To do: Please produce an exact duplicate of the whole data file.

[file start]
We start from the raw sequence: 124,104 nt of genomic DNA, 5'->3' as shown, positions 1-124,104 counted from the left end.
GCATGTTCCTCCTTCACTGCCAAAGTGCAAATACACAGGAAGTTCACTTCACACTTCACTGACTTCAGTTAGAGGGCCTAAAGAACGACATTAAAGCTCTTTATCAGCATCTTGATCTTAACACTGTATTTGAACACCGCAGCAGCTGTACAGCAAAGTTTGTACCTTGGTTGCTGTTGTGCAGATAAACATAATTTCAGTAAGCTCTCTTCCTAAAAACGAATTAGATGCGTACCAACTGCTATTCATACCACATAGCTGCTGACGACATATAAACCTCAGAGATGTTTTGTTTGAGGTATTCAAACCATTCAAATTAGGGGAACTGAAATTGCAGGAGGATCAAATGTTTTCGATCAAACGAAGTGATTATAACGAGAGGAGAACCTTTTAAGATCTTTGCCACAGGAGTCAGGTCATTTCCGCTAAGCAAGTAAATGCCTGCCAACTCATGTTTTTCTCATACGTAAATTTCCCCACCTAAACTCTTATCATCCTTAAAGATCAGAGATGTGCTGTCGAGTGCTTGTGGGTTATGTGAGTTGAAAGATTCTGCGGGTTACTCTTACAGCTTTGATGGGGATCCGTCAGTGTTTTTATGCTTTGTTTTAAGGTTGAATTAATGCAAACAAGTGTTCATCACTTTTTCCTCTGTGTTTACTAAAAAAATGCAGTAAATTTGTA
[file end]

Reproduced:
We start from the raw sequence: 124,104 nt of genomic DNA, 5'->3' as shown, positions 1-124,104 counted from the left end.
GCATGTTCCTCCTTCACTGCCAAAGTGCAAATACACAGGAAGTTCACTTCACACTTCACTGACTTCAGTTAGAGGGCCTAAAGAACGACATTAAAGCTCTTTATCAGCATCTTGATCTTAACACTGTATTTGAACACCGCAGCAGCTGTACAGCAAAGTTTGTACCTTGGTTGCTGTTGTGCAGATAAACATAATTTCAGTAAGCTCTCTTCCTAAAAACGAATTAGATGCGTACCAACTGCTATTCATACCACATAGCTGCTGACGACATATAAACCTCAGAGATGTTTTGTTTGAGGTATTCAAACCATTCAAATTAGGGGAACTGAAATTGCAGGAGGATCAAATGTTTTCGATCAAACGAAGTGATTATAACGAGAGGAGAACCTTTTAAGATCTTTGCCACAGGAGTCAGGTCATTTCCGCTAAGCAAGTAAATGCCTGCCAACTCATGTTTTTCTCATACGTAAATTTCCCCACCTAAACTCTTATCATCCTTAAAGATCAGAGATGTGCTGTCGAGTGCTTGTGGGTTATGTGAGTTGAAAGATTCTGCGGGTTACTCTTACAGCTTTGATGGGGATCCGTCAGTGTTTTTATGCTTTGTTTTAAGGTTGAATTAATGCAAACAAGTGTTCATCACTTTTTCCTCTGTGTTTACTAAAAAAATGCAGTAAATTTGTA